George and Junior

From Wikipedia, the free encyclopedia
Jump to: navigation, search

George and Junior was a short-lived animation cartoon series by Metro-Goldwyn-Mayer. All of the original, 1940s shorts were directed by Tex Avery, who based them on George and Lennie from John Steinbeck's Of Mice and Men.[1] For their final appearance their looks were altered and at the end they commit suicide (although, before they actually shoot themselves, the end title card is drawn down, which then shakes to the sound of the gunshots). The characters were brought back to life by Pat Ventura in two 1995 cartoons on the Hanna-Barbera animation anthology franchise What-A-Cartoon! on Cartoon Network' George and Junior: Look Out Below and George and Junior's Christmas Spectacular (both cartoons were produced respectively by Hanna-Barbera Productions and Cartoon Network Studios). A grey or purple version of George made a cameo appearance in a brief headshot during the final scene of Who Framed Roger Rabbit.

The shorts followed the misadventures of two bears: Junior, the tall, dim-witted one; and George, the short, short-tempered intelligent one. George would come up with a plan to fix their current situation, and Junior would officially (and accidentally) mess it up somehow. This usually resulted with an angry George saying "Bend over, Junior", and, when Junior does this, George delivers a hard kick to the rear end.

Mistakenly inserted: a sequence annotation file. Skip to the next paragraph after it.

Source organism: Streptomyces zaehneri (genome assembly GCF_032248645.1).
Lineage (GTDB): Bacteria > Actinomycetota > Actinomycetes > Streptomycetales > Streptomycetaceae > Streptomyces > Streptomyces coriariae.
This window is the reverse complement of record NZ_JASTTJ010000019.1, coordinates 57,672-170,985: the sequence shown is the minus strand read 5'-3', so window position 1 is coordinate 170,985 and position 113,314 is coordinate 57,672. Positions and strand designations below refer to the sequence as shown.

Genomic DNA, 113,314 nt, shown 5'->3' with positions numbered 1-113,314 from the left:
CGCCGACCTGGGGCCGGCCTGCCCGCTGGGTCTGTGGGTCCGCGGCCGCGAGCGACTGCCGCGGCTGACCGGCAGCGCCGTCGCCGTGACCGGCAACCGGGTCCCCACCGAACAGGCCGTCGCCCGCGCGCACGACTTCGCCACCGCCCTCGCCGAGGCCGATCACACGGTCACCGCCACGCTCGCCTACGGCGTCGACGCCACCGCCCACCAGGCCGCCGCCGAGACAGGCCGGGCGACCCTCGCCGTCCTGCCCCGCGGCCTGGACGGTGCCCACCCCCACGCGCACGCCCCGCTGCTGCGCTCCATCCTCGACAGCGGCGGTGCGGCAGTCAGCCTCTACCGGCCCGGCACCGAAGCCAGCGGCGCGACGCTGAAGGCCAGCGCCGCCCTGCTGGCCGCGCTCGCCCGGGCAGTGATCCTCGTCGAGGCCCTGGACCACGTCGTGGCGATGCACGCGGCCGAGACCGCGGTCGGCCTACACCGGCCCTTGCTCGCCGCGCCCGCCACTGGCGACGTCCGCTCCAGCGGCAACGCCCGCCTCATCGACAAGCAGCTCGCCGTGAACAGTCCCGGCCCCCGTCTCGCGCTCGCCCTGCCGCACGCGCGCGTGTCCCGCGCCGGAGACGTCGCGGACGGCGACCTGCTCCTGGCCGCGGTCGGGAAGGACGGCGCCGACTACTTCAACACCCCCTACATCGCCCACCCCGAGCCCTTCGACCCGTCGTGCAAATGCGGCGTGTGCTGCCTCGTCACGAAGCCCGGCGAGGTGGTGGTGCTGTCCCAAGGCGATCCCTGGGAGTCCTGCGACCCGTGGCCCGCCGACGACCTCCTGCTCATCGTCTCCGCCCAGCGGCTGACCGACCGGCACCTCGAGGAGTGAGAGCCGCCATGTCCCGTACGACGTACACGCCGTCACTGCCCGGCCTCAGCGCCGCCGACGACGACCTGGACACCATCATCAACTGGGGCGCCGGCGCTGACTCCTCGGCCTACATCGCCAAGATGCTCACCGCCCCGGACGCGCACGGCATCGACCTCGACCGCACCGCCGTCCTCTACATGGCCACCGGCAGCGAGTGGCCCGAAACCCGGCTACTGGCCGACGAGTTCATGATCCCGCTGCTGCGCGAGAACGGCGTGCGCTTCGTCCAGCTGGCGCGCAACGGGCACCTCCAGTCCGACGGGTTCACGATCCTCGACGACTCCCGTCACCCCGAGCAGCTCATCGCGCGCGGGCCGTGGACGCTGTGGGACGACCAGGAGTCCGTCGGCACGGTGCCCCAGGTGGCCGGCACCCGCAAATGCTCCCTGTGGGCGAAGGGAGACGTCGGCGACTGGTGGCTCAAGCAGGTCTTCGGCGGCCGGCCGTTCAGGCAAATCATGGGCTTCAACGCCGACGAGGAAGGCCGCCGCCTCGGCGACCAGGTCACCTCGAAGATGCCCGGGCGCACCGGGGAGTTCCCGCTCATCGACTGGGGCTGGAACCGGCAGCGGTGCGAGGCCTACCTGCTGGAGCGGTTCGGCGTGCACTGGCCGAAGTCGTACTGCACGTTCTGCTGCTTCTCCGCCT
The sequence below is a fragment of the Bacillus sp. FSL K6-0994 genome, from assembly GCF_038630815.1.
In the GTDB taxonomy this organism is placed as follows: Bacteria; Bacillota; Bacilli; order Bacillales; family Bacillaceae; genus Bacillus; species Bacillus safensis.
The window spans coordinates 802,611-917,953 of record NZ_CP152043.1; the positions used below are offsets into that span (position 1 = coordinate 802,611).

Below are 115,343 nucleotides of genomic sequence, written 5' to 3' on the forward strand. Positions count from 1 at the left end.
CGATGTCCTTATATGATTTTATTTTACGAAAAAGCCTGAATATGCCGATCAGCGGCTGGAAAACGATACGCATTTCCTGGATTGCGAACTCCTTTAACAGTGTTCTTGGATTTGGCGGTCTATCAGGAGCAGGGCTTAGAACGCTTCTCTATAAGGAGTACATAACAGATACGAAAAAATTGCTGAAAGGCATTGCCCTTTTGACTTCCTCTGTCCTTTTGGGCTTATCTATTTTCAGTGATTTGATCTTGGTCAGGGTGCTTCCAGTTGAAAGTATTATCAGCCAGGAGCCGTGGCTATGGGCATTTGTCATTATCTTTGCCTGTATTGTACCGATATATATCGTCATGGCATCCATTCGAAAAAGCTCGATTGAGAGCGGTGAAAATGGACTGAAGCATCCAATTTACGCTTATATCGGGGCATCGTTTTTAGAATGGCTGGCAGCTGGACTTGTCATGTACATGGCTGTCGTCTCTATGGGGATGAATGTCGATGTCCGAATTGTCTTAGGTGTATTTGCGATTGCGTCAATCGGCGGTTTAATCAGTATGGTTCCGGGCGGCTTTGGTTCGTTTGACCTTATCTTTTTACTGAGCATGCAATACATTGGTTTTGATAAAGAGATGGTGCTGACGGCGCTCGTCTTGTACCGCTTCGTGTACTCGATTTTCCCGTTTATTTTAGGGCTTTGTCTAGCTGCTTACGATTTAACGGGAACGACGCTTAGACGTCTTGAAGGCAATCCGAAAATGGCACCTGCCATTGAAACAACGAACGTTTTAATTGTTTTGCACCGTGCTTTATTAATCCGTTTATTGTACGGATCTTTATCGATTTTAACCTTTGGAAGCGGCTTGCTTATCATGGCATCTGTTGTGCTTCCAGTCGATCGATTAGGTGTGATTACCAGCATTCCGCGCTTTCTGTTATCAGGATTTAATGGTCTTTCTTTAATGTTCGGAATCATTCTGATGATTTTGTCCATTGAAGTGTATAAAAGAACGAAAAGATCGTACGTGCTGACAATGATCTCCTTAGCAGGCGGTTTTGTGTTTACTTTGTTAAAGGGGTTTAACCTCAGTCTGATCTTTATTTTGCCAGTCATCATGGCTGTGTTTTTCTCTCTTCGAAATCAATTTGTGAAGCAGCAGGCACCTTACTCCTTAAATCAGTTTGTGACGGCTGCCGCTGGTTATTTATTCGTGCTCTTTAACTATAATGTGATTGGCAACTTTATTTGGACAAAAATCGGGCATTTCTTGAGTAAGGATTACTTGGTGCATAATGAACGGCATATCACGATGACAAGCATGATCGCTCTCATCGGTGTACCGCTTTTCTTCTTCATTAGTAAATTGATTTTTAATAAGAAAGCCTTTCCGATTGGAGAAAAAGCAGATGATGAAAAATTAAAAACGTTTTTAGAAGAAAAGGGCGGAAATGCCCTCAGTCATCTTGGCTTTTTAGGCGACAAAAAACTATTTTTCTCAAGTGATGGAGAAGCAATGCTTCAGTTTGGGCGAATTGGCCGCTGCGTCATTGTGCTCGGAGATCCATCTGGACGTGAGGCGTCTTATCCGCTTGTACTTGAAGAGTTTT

• Look Out Below (1995)
  • George and Junior's Christmas Spectacular (1995)

Note: Avery made an additional short, Lucky Ducky (1948), that started development as a George and Junior entry, but was ultimately produced with two random dog characters instead.[2]


  1. ^ "George and Junior"., February 2, 2012
  2. ^ Adamson, Joe, Tex Avery: King of Cartoons, 1975, De Capo Press

External links[edit]